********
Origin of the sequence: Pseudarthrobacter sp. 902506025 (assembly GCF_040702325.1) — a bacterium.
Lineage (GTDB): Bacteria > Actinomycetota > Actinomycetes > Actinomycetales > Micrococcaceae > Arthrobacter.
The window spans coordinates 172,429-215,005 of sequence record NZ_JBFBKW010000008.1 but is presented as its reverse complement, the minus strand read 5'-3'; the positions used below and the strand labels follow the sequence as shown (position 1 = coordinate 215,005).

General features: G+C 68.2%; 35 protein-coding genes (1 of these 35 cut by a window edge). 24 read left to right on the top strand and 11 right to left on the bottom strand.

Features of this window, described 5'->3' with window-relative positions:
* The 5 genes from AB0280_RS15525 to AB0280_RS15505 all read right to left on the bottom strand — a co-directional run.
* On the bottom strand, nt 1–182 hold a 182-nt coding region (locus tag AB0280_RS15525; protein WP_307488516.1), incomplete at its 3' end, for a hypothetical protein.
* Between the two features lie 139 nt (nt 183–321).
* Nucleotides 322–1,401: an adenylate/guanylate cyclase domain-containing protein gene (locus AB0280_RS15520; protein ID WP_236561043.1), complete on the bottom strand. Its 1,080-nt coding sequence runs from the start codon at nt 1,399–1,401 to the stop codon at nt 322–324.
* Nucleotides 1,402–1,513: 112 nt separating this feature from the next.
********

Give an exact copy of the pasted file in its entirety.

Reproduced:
Origin of the sequence: Pseudarthrobacter sp. 902506025 (assembly GCF_040702325.1) — a bacterium.
Lineage (GTDB): Bacteria > Actinomycetota > Actinomycetes > Actinomycetales > Micrococcaceae > Arthrobacter.
The window spans coordinates 172,429-215,005 of sequence record NZ_JBFBKW010000008.1 but is presented as its reverse complement, the minus strand read 5'-3'; the positions used below and the strand labels follow the sequence as shown (position 1 = coordinate 215,005).

General features: G+C 68.2%; 35 protein-coding genes (1 of these 35 cut by a window edge). 24 read left to right on the top strand and 11 right to left on the bottom strand.

Features of this window, described 5'->3' with window-relative positions:
* The 5 genes from AB0280_RS15525 to AB0280_RS15505 all read right to left on the bottom strand — a co-directional run.
* On the bottom strand, nt 1–182 hold a 182-nt coding region (locus tag AB0280_RS15525; protein WP_307488516.1), incomplete at its 3' end, for a hypothetical protein.
* Between the two features lie 139 nt (nt 183–321).
* Nucleotides 322–1,401: an adenylate/guanylate cyclase domain-containing protein gene (locus AB0280_RS15520; protein ID WP_236561043.1), complete on the bottom strand. Its 1,080-nt coding sequence runs from the start codon at nt 1,399–1,401 to the stop codon at nt 322–324.
* Nucleotides 1,402–1,513: 112 nt separating this feature from the next.